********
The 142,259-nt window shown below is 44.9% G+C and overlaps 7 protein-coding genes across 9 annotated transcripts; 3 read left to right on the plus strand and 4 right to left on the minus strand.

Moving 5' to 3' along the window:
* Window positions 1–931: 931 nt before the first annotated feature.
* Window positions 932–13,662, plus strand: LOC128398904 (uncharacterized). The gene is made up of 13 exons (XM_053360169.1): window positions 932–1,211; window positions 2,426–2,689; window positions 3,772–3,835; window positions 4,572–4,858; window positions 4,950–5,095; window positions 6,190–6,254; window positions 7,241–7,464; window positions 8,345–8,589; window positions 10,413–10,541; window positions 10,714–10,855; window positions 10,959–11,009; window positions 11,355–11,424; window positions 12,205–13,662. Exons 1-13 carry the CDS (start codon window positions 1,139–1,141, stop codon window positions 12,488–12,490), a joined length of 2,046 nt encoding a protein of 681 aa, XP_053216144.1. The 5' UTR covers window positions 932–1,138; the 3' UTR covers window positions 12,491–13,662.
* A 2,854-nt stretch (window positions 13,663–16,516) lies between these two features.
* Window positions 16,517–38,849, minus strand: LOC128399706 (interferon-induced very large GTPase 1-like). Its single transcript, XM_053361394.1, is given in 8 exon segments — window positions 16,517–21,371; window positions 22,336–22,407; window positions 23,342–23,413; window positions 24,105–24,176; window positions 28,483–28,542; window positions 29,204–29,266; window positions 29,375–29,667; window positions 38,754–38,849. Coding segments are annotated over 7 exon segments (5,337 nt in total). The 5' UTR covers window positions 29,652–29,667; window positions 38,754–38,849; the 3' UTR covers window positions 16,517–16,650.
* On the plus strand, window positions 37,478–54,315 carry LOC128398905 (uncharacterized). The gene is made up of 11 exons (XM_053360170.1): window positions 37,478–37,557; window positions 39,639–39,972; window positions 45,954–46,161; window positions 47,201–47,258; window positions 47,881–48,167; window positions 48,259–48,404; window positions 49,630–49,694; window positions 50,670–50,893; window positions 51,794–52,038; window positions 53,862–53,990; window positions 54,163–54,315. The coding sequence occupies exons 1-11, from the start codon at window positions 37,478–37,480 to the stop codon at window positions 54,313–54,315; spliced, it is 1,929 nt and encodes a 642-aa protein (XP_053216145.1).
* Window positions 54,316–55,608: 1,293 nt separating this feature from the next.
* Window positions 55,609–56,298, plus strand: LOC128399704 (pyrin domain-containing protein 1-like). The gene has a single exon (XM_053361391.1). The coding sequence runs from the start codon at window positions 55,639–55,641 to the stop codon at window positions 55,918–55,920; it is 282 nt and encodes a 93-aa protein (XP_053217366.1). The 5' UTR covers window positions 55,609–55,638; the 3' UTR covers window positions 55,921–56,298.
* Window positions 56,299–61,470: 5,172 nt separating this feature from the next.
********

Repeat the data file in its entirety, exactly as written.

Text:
The 142,259-nt window shown below is 44.9% G+C and overlaps 7 protein-coding genes across 9 annotated transcripts; 3 read left to right on the plus strand and 4 right to left on the minus strand.

Moving 5' to 3' along the window:
* Window positions 1–931: 931 nt before the first annotated feature.
* Window positions 932–13,662, plus strand: LOC128398904 (uncharacterized). The gene is made up of 13 exons (XM_053360169.1): window positions 932–1,211; window positions 2,426–2,689; window positions 3,772–3,835; window positions 4,572–4,858; window positions 4,950–5,095; window positions 6,190–6,254; window positions 7,241–7,464; window positions 8,345–8,589; window positions 10,413–10,541; window positions 10,714–10,855; window positions 10,959–11,009; window positions 11,355–11,424; window positions 12,205–13,662. Exons 1-13 carry the CDS (start codon window positions 1,139–1,141, stop codon window positions 12,488–12,490), a joined length of 2,046 nt encoding a protein of 681 aa, XP_053216144.1. The 5' UTR covers window positions 932–1,138; the 3' UTR covers window positions 12,491–13,662.
* A 2,854-nt stretch (window positions 13,663–16,516) lies between these two features.
* Window positions 16,517–38,849, minus strand: LOC128399706 (interferon-induced very large GTPase 1-like). Its single transcript, XM_053361394.1, is given in 8 exon segments — window positions 16,517–21,371; window positions 22,336–22,407; window positions 23,342–23,413; window positions 24,105–24,176; window positions 28,483–28,542; window positions 29,204–29,266; window positions 29,375–29,667; window positions 38,754–38,849. Coding segments are annotated over 7 exon segments (5,337 nt in total). The 5' UTR covers window positions 29,652–29,667; window positions 38,754–38,849; the 3' UTR covers window positions 16,517–16,650.
* On the plus strand, window positions 37,478–54,315 carry LOC128398905 (uncharacterized). The gene is made up of 11 exons (XM_053360170.1): window positions 37,478–37,557; window positions 39,639–39,972; window positions 45,954–46,161; window positions 47,201–47,258; window positions 47,881–48,167; window positions 48,259–48,404; window positions 49,630–49,694; window positions 50,670–50,893; window positions 51,794–52,038; window positions 53,862–53,990; window positions 54,163–54,315. The coding sequence occupies exons 1-11, from the start codon at window positions 37,478–37,480 to the stop codon at window positions 54,313–54,315; spliced, it is 1,929 nt and encodes a 642-aa protein (XP_053216145.1).
* Window positions 54,316–55,608: 1,293 nt separating this feature from the next.
* Window positions 55,609–56,298, plus strand: LOC128399704 (pyrin domain-containing protein 1-like). The gene has a single exon (XM_053361391.1). The coding sequence runs from the start codon at window positions 55,639–55,641 to the stop codon at window positions 55,918–55,920; it is 282 nt and encodes a 93-aa protein (XP_053217366.1). The 5' UTR covers window positions 55,609–55,638; the 3' UTR covers window positions 55,921–56,298.
* Window positions 56,299–61,470: 5,172 nt separating this feature from the next.